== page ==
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Virginia men’s soccer set to kick off a new campaign

The Cavaliers will welcome 11 teams to Klöckner Stadium in 2022

<p>The Cavaliers have a difficult road towards returning to their winning ways.</p>

The Cavaliers have a difficult road towards returning to their winning ways.

For Virginia men’s soccer, this season is a chance to prove they still belong among the sport’s elite outfits. Back-to-back losing seasons for the Cavaliers have left a storied program in a state of confusion entering this campaign. 

A disappointing 2021 saw Virginia win their fewest games in a season since 1975 and lose their most in a season since 2008. In 2020, they suffered their first losing season in 39 years. Once a nearly four-decade-long winning streak has now become a two-year losing streak. The Cavaliers will look to end that skid where it currently stands, but it won’t be an easy task. 

Among a slate filled with tough tests, a road trip to defending national champion and preseason No. 1 Clemson stands alone. The two teams didn’t cross paths last season, but Virginia was sent out of the ACC Tournament by the Tigers in 2020 after a 2-1 loss in the semifinals. Several players gearing up for the 2022 season were on the roster for that defeat, creating an intriguing Oct. 15 matchup that will be circled on several calendars.

Elsewhere on the schedule, the Cavaliers will face another difficult road contest in the form of No. 7 Pitt. The Panthers made a run to the quarterfinals of the NCAA Tournament in 2021, but Virginia played them tough when the two sides met, eking out a 2-2 draw in double overtime. Although Pitt will be favored when gameday rolls around on Sept. 30, the Cavaliers will have full belief they can stifle the Panthers again. 

Virginia will only be on the road for three more games in 2022, including a Sept. 24 date with Syracuse and an Oct. 28 matchup against No. 24 North Carolina that will conclude the regular season. The Cavaliers suffered defeats at home to both teams last season, falling 3-1 to the Orange and 2-0 to the Tar Heels. Virginia will hope a change of scenery can catalyze a change of result in both cases. 

With just five away games scheduled, the Cavaliers will host 11 of their 16 regular season contests, including 7 of their 8 non-conference meetings. The only non-conference affair Virginia will hit the road for is a Sept. 5 match against No. 20 Maryland, who defeated the Cavaliers 2-1 last season.

Among Virginia’s other games outside of the ACC is an Oct. 18 home fixture against No. 17 Hofstra. The Pride were a surprise last season, exceeding expectations and winning 18 games on their way to an appearance in the third round of the NCAA Tournament. The Cavaliers defeated Hofstra 4-0 in 2017 when the teams last squared off, but each side will be vastly different when they come toe-to-toe in October.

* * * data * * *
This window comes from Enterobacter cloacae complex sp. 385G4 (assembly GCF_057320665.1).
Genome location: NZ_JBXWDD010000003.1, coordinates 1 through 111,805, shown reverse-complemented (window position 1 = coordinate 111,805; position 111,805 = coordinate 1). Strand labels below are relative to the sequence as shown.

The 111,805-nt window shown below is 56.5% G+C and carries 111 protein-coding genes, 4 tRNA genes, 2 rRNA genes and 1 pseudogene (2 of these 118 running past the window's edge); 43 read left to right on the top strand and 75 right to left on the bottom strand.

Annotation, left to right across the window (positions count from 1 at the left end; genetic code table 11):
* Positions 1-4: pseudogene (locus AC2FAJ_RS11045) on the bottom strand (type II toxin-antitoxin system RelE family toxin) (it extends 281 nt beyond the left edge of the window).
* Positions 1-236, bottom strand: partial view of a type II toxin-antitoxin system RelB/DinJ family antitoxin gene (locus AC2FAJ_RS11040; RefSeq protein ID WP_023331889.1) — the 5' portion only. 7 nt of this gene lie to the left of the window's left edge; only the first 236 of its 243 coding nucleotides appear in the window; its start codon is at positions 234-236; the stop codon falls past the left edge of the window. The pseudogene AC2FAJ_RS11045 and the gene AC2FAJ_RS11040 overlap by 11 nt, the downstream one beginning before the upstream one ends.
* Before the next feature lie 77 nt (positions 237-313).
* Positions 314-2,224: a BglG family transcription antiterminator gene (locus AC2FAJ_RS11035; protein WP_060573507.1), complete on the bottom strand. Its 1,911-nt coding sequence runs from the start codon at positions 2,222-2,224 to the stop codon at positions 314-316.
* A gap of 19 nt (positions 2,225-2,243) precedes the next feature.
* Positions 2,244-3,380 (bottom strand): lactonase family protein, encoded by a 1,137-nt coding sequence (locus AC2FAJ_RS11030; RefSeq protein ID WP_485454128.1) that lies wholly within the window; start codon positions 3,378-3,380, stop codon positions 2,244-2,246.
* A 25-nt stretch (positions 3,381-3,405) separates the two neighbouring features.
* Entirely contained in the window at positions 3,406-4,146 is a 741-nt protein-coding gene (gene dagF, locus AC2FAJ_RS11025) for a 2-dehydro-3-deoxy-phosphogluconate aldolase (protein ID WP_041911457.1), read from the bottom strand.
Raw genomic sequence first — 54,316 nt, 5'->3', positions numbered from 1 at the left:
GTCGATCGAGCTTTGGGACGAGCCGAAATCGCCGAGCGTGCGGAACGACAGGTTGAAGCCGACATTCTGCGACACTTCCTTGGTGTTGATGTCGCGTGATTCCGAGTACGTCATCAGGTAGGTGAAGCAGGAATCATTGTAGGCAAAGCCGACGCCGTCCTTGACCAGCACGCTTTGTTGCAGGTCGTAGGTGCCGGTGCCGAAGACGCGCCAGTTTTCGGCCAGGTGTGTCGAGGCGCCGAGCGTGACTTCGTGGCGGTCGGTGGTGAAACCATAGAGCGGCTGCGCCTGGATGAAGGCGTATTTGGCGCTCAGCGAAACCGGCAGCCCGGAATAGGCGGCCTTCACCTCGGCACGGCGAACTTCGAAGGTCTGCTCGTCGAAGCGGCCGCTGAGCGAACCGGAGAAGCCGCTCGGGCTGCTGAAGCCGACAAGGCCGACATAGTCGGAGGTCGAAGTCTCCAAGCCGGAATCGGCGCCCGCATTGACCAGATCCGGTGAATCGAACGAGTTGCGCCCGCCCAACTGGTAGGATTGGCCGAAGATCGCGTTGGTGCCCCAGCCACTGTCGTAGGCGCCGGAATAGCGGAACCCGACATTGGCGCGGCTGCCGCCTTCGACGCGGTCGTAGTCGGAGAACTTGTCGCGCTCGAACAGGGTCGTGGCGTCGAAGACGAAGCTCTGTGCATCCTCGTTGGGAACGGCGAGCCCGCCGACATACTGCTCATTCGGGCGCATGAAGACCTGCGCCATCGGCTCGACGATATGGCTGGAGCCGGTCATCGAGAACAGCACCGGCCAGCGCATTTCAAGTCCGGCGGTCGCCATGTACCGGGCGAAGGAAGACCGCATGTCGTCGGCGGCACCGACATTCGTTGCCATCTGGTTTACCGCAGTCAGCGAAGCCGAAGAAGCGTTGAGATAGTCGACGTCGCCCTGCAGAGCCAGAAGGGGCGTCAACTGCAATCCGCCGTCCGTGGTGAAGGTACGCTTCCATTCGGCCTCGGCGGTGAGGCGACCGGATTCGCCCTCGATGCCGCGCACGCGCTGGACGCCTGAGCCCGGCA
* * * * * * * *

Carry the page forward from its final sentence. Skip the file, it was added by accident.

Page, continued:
Virginia’s out-of-conference slate is fairly manageable otherwise, as the Cavaliers will host a slew of unranked opponents throughout the season. They begin the year with three such games in a week-long period, matching up against Xavier on Aug. 25, Rider on Aug. 29 and James Madison on Sept. 1. Virginia will face three other non-conference opponents in the midst of ACC play, including La Salle on Sept. 13, American on Sept. 20 and Denver on Oct. 4. 

Four ACC teams will travel to Klöckner Stadium this season to take on the Cavaliers, all of which made the NCAA Tournament a year ago. No. 4 Notre Dame, coming to town Sept. 16, will provide the most difficulty for Virginia, having defeated the Cavaliers 2-1 last season en route to an NCAA semifinals appearance. The ensuing games don’t get any easier, as an Oct. 7 matchup with No. 12 Duke and an Oct. 22 fixture against No. 15 Wake Forest will each garner their own challenges. 

But perhaps the most tantalizing of all is the Cavaliers’ Sept. 9 ACC opener against Virginia Tech. This season’s edition of the storied in-state rivalry involves a possible power shift. The Cavaliers and the Hokies have clashed 43 times in their history, with Virginia Tech winning on just 4 occasions. But despite a long history of failure against their archrivals, the Hokies have taken two of the last three matchups, including a hotly contested 2-1 victory in double overtime last season.

When the two sides come together for the 44th time in September, it will be for more than bragging rights. Virginia will look to avoid dropping consecutive games to Virginia Tech, having done so only once in program history.

With nothing but talented teams on the schedule for 2022, the Cavaliers have their work cut out for them. Virginia will take on eight of the country’s top 25 teams, with 5 such occasions coming away from home. Revenge will surely be a word used all season inside the locker room — as the Cavaliers will face all nine teams who defeated them in 2021, but none of the six teams who they defeated. 

If one thing is certain about Virginia’s recipe for success in 2022, they will have to beat teams they couldn’t beat last season. With months of training in the books and new faces on the roster, nobody is denying that possibility. But the leap is necessary, and their season depends on it.